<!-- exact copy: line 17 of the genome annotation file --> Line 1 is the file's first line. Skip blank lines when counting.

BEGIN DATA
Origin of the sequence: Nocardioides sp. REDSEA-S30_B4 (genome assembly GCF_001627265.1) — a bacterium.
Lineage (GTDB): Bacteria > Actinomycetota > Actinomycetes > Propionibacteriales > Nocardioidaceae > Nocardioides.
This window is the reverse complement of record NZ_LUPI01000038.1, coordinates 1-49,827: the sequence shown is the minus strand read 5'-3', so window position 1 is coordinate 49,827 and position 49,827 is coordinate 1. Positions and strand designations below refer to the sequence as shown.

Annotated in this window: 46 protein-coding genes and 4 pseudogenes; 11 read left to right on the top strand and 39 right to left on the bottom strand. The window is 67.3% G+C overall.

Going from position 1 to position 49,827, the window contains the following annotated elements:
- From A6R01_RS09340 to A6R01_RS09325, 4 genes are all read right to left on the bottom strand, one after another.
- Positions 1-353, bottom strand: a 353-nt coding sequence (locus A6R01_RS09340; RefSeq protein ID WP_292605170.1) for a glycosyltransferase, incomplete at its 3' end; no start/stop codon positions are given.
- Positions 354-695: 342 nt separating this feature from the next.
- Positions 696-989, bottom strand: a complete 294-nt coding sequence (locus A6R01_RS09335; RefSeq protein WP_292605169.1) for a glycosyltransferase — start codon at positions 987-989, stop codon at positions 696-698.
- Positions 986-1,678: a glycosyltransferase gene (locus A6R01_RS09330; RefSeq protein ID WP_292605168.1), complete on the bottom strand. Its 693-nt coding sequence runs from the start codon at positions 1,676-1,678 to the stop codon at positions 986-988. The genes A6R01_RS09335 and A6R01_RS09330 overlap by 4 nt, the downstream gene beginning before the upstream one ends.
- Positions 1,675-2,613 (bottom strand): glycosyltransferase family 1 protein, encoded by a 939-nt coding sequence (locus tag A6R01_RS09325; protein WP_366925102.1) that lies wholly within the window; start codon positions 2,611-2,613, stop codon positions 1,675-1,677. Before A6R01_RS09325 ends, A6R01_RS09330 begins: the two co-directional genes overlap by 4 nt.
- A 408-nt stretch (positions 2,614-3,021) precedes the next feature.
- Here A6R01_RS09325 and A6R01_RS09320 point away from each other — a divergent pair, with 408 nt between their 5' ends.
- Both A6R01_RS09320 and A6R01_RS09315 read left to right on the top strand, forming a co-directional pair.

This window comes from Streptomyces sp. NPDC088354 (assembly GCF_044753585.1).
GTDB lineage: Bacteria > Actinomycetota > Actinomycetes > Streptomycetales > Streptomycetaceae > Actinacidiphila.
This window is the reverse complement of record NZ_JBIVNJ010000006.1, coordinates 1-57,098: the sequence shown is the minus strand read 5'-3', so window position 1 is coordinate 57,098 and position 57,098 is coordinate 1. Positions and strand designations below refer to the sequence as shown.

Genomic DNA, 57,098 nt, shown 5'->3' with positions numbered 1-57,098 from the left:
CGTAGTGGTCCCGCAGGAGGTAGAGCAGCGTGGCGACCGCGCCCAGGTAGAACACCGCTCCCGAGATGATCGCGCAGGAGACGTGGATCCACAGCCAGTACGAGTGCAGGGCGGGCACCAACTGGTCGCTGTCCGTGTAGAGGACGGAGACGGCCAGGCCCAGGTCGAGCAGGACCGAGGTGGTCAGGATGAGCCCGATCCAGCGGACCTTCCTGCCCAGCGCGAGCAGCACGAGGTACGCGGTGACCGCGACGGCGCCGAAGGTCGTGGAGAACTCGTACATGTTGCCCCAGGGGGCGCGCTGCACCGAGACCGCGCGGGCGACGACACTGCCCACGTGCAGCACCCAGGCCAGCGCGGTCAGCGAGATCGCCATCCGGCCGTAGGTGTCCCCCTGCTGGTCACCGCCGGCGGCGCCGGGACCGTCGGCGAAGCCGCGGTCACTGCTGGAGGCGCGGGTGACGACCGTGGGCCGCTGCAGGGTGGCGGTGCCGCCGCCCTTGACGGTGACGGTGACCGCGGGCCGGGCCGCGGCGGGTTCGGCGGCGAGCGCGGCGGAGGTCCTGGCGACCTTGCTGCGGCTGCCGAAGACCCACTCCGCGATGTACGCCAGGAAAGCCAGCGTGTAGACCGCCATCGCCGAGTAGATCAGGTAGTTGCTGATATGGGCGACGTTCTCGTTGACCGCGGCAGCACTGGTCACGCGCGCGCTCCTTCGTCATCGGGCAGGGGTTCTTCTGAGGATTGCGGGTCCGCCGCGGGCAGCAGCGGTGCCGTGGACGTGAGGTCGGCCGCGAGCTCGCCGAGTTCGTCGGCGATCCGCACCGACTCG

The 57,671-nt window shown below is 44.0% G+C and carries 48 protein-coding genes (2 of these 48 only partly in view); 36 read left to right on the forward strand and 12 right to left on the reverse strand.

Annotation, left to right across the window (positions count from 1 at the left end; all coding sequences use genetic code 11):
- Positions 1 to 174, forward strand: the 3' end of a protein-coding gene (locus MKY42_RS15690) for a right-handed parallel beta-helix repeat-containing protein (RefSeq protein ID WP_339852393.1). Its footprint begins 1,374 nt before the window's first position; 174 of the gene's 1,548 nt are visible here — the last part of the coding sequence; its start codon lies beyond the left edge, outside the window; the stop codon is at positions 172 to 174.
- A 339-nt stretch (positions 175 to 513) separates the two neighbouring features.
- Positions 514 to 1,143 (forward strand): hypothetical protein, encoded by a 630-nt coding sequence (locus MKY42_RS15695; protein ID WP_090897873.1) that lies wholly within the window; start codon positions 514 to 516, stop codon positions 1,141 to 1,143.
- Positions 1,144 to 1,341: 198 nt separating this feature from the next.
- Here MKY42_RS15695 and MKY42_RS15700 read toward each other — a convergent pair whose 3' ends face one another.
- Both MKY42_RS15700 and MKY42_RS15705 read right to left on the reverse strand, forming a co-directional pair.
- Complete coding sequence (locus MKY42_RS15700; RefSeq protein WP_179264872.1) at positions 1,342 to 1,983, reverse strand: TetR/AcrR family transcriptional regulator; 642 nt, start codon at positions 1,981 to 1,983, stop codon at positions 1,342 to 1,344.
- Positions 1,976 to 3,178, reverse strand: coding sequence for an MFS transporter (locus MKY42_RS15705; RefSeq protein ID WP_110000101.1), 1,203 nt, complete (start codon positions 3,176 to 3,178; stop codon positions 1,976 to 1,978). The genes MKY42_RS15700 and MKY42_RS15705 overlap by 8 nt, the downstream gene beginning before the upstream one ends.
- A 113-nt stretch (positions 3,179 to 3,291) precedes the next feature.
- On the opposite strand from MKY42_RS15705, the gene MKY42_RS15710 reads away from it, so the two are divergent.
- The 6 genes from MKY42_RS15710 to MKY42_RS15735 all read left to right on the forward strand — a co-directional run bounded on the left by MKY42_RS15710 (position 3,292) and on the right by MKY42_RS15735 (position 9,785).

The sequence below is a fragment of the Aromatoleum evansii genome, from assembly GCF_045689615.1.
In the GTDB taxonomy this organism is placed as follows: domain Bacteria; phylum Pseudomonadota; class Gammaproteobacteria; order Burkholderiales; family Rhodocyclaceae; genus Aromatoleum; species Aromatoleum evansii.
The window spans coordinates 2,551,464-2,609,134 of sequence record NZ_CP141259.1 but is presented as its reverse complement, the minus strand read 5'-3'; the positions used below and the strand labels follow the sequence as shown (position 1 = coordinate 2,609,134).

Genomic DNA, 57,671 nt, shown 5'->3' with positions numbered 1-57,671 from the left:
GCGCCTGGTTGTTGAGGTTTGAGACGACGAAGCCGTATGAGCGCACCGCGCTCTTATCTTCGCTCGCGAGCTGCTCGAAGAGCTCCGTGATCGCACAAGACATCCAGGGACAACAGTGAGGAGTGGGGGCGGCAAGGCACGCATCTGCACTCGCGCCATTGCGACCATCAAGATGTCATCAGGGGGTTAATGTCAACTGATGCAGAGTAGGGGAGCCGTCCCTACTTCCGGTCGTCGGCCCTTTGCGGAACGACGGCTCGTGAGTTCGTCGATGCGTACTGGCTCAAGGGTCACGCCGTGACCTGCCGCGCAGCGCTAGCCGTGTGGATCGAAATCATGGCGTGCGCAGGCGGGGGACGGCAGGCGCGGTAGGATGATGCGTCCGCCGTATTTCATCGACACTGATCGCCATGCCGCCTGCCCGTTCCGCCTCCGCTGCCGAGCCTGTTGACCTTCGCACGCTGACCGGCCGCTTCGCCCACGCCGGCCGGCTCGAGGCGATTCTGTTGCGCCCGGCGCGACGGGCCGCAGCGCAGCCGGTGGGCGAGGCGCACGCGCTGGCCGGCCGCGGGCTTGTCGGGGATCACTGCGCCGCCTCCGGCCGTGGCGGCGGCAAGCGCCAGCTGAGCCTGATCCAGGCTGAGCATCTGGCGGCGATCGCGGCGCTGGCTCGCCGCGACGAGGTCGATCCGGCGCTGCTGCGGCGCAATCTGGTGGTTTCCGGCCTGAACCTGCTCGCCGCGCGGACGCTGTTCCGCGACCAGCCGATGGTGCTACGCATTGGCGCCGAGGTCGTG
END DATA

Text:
This window is the reverse complement of record NZ_JBIVNJ010000006.1, coordinates 1-57,098: the sequence shown is the minus strand read 5'-3', so window position 1 is coordinate 57,098 and position 57,098 is coordinate 1. Positions and strand designations below refer to the sequence as shown.